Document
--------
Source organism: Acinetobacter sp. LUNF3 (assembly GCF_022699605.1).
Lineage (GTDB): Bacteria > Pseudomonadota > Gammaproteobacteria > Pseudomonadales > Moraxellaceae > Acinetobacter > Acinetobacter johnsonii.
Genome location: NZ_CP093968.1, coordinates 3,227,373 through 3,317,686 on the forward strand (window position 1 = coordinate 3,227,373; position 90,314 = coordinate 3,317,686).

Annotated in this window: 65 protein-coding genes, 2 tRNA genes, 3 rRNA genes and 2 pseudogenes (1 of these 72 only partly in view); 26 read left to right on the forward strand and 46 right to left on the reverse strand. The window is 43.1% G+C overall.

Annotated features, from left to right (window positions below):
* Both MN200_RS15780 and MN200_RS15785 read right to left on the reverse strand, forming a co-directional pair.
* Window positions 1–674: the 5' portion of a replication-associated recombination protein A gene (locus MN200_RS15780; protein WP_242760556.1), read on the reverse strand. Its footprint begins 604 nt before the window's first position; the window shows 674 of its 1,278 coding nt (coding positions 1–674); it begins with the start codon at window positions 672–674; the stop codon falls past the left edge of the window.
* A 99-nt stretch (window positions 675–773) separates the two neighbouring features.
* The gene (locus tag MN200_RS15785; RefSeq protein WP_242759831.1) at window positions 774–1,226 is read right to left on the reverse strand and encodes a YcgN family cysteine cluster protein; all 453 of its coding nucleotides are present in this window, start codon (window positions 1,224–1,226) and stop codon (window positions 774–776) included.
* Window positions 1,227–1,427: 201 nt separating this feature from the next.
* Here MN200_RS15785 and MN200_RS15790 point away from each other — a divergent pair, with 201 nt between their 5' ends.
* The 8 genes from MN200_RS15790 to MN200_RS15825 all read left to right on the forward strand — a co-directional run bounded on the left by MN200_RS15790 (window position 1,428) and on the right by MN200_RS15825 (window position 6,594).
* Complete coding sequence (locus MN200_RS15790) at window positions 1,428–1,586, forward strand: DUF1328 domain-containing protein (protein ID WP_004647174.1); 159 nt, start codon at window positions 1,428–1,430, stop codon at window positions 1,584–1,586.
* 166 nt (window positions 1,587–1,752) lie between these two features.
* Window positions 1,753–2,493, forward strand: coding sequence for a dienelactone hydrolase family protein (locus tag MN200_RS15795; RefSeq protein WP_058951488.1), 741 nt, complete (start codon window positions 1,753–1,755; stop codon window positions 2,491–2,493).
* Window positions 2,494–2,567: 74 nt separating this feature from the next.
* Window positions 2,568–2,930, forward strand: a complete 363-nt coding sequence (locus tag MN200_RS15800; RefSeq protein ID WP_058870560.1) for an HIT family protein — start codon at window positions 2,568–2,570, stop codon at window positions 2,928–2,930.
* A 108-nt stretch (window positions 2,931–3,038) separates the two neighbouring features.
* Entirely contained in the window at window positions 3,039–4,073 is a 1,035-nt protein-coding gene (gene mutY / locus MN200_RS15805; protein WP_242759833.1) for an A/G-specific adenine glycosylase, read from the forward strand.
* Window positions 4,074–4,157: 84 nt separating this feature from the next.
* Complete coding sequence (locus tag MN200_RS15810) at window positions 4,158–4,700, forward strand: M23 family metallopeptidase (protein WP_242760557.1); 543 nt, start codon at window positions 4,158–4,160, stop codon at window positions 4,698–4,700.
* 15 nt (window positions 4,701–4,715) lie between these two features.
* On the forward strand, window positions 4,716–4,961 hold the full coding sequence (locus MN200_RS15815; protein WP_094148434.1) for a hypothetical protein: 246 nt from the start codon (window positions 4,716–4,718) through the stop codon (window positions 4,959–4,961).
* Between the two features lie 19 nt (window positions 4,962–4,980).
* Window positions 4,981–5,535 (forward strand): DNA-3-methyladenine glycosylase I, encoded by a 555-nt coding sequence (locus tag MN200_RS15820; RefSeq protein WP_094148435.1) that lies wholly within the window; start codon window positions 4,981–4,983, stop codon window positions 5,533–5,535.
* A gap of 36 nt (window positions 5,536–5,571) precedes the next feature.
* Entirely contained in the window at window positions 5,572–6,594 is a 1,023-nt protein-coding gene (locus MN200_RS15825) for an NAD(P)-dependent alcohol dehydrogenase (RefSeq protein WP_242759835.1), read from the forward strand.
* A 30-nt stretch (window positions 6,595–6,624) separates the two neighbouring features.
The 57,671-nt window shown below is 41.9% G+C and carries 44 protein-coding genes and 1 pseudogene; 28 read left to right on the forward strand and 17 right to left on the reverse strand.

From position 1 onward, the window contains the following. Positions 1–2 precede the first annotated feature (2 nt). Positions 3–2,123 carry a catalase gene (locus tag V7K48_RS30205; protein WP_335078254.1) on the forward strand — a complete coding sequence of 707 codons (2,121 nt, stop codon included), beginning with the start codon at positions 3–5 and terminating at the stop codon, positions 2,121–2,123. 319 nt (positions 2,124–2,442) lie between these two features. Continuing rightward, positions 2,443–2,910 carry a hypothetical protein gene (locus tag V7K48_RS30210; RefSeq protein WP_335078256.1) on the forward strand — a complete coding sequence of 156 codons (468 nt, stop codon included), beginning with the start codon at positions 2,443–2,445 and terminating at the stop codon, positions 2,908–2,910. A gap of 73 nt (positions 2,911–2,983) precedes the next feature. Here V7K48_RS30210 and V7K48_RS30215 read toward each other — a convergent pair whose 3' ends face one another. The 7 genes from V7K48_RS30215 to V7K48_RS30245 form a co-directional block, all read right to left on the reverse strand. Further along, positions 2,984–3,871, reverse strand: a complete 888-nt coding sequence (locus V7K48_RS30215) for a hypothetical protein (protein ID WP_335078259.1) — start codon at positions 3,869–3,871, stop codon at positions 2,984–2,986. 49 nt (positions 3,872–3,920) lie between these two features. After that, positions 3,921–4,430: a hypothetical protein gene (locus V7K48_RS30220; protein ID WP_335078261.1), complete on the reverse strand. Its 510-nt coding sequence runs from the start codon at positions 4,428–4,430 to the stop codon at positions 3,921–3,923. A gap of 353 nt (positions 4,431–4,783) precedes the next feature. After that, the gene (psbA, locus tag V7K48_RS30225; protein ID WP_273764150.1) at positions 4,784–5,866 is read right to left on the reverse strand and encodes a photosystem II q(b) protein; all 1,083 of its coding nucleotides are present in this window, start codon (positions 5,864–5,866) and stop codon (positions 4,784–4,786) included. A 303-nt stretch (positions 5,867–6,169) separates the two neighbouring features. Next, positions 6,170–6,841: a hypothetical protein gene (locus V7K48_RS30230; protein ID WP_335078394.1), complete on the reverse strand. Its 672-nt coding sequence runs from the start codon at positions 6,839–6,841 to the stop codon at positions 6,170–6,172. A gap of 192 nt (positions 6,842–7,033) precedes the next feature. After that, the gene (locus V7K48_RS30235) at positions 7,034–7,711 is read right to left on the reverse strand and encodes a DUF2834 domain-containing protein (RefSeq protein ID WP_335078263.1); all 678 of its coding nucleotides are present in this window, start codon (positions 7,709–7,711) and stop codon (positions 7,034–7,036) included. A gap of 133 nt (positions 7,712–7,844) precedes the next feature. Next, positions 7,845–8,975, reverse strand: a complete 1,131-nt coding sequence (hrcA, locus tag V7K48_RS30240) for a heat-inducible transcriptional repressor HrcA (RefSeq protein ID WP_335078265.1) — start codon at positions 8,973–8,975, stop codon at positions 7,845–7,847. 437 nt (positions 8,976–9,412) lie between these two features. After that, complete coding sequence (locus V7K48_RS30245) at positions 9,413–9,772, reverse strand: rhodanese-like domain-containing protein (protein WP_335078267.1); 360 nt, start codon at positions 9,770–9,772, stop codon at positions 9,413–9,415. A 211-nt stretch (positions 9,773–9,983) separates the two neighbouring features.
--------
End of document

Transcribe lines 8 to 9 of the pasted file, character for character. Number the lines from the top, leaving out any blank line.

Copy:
* A 99-nt stretch (window positions 675–773) separates the two neighbouring features.
* The gene (locus tag MN200_RS15785; RefSeq protein WP_242759831.1) at window positions 774–1,226 is read right to left on the reverse strand and encodes a YcgN family cysteine cluster protein; all 453 of its coding nucleotides are present in this window, start codon (window positions 1,224–1,226) and stop codon (window positions 774–776) included.